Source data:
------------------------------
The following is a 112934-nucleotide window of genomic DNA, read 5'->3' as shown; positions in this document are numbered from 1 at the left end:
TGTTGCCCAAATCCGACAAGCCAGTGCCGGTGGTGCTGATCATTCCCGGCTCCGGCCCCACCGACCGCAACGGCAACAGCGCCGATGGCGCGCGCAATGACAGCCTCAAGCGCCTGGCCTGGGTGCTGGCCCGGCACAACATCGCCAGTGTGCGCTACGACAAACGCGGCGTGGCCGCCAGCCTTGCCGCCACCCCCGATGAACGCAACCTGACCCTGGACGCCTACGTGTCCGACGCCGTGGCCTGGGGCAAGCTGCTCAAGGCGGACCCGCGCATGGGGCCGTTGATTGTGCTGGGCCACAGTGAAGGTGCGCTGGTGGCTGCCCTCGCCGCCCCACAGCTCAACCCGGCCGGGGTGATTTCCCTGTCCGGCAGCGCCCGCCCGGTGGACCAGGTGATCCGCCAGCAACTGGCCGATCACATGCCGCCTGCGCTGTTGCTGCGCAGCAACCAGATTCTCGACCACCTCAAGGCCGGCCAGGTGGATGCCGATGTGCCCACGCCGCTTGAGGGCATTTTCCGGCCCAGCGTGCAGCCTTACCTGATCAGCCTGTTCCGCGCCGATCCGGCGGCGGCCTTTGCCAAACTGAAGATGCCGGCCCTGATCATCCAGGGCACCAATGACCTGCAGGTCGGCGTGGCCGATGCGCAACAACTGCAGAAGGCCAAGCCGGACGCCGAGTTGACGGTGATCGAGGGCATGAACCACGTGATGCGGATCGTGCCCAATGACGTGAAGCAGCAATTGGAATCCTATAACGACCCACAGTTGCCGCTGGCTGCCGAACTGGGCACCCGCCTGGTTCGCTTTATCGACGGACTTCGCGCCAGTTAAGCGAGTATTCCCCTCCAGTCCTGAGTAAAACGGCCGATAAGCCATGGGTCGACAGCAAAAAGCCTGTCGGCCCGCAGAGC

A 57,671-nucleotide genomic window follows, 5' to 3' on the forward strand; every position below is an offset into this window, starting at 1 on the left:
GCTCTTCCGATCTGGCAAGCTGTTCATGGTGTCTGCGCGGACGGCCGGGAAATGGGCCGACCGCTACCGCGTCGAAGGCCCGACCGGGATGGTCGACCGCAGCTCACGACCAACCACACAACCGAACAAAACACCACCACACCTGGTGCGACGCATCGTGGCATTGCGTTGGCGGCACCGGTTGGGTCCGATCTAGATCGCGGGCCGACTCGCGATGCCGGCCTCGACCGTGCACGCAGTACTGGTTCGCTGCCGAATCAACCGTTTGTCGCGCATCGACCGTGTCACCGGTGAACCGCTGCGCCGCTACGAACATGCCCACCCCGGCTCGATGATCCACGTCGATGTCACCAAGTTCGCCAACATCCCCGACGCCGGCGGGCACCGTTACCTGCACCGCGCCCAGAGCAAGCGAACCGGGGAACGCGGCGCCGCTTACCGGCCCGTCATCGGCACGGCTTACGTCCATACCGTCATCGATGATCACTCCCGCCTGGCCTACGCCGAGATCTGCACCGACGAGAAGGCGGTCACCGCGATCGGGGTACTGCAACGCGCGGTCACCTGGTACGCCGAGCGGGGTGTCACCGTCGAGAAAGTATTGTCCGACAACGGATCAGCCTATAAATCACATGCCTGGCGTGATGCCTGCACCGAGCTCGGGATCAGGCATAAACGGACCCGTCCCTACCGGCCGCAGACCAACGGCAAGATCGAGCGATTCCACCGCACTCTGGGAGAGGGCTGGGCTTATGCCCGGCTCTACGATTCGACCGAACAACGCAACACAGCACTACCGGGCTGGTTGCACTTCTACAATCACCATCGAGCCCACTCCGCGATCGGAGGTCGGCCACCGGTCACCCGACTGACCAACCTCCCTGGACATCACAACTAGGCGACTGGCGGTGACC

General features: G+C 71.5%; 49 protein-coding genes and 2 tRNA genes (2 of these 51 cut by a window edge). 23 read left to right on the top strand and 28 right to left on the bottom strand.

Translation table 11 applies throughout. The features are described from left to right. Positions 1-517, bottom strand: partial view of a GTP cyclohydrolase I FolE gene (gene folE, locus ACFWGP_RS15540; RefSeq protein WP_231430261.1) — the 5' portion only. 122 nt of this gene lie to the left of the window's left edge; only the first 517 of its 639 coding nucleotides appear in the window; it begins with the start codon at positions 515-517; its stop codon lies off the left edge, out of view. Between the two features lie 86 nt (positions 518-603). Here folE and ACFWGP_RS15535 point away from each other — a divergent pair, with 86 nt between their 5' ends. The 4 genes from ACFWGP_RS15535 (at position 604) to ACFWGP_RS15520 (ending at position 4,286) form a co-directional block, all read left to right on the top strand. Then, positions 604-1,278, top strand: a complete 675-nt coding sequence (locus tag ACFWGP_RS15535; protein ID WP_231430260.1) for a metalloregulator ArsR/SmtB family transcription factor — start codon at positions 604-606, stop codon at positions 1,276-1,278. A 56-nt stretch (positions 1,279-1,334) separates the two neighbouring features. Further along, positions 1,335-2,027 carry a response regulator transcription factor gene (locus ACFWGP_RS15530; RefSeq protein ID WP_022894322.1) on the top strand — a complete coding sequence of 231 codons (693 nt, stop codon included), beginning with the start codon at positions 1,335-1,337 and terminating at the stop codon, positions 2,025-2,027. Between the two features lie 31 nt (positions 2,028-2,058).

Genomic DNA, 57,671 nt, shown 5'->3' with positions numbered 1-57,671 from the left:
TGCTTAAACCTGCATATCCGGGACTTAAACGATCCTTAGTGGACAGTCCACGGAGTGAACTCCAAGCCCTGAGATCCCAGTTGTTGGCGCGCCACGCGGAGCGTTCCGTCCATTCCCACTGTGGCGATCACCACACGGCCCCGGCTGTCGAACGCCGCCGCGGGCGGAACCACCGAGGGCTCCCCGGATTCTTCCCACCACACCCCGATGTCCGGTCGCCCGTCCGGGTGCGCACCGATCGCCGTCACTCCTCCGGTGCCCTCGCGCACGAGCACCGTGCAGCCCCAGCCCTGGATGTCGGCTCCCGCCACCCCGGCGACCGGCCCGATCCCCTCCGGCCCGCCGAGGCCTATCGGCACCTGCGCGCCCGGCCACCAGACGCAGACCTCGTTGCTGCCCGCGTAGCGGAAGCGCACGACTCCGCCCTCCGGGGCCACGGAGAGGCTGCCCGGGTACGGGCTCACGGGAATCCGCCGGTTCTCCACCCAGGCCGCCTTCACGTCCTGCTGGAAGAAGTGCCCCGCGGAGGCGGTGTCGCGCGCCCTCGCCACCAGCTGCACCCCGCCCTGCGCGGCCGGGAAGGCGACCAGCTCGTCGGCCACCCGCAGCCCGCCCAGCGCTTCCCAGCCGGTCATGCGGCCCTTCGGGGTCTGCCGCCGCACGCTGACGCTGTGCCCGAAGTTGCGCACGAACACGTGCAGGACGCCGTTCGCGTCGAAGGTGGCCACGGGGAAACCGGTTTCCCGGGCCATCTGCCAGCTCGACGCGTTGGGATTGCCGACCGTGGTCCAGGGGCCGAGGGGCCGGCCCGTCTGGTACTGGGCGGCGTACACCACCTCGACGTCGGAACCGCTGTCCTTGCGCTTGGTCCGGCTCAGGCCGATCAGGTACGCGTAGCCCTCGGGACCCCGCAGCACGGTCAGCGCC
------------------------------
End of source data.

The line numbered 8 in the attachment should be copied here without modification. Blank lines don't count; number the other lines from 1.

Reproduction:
TGCTTAAACCTGCATATCCGGGACTTAAACGATCCTTAGTGGACAGTCCACGGAGTGAACTCCAAGCCCTGAGATCCCAGTTGTTGGCGCGCCACGCGGAGCGTTCCGTCCATTCCCACTGTGGCGATCACCACACGGCCCCGGCTGTCGAACGCCGCCGCGGGCGGAACCACCGAGGGCTCCCCGGATTCTTCCCACCACACCCCGATGTCCGGTCGCCCGTCCGGGTGCGCACCGATCGCCGTCACTCCTCCGGTGCCCTCGCGCACGAGCACCGTGCAGCCCCAGCCCTGGATGTCGGCTCCCGCCACCCCGGCGACCGGCCCGATCCCCTCCGGCCCGCCGAGGCCTATCGGCACCTGCGCGCCCGGCCACCAGACGCAGACCTCGTTGCTGCCCGCGTAGCGGAAGCGCACGACTCCGCCCTCCGGGGCCACGGAGAGGCTGCCCGGGTACGGGCTCACGGGAATCCGCCGGTTCTCCACCCAGGCCGCCTTCACGTCCTGCTGGAAGAAGTGCCCCGCGGAGGCGGTGTCGCGCGCCCTCGCCACCAGCTGCACCCCGCCCTGCGCGGCCGGGAAGGCGACCAGCTCGTCGGCCACCCGCAGCCCGCCCAGCGCTTCCCAGCCGGTCATGCGGCCCTTCGGGGTCTGCCGCCGCACGCTGACGCTGTGCCCGAAGTTGCGCACGAACACGTGCAGGACGCCGTTCGCGTCGAAGGTGGCCACGGGGAAACCGGTTTCCCGGGCCATCTGCCAGCTCGACGCGTTGGGATTGCCGACCGTGGTCCAGGGGCCGAGGGGCCGGCCCGTCTGGTACTGGGCGGCGTACACCACCTCGACGTCGGAACCGCTGTCCTTGCGCTTGGTCCGGCTCAGGCCGATCAGGTACGCGTAGCCCTCGGGACCCCGCAGCACGGTCAGCGCC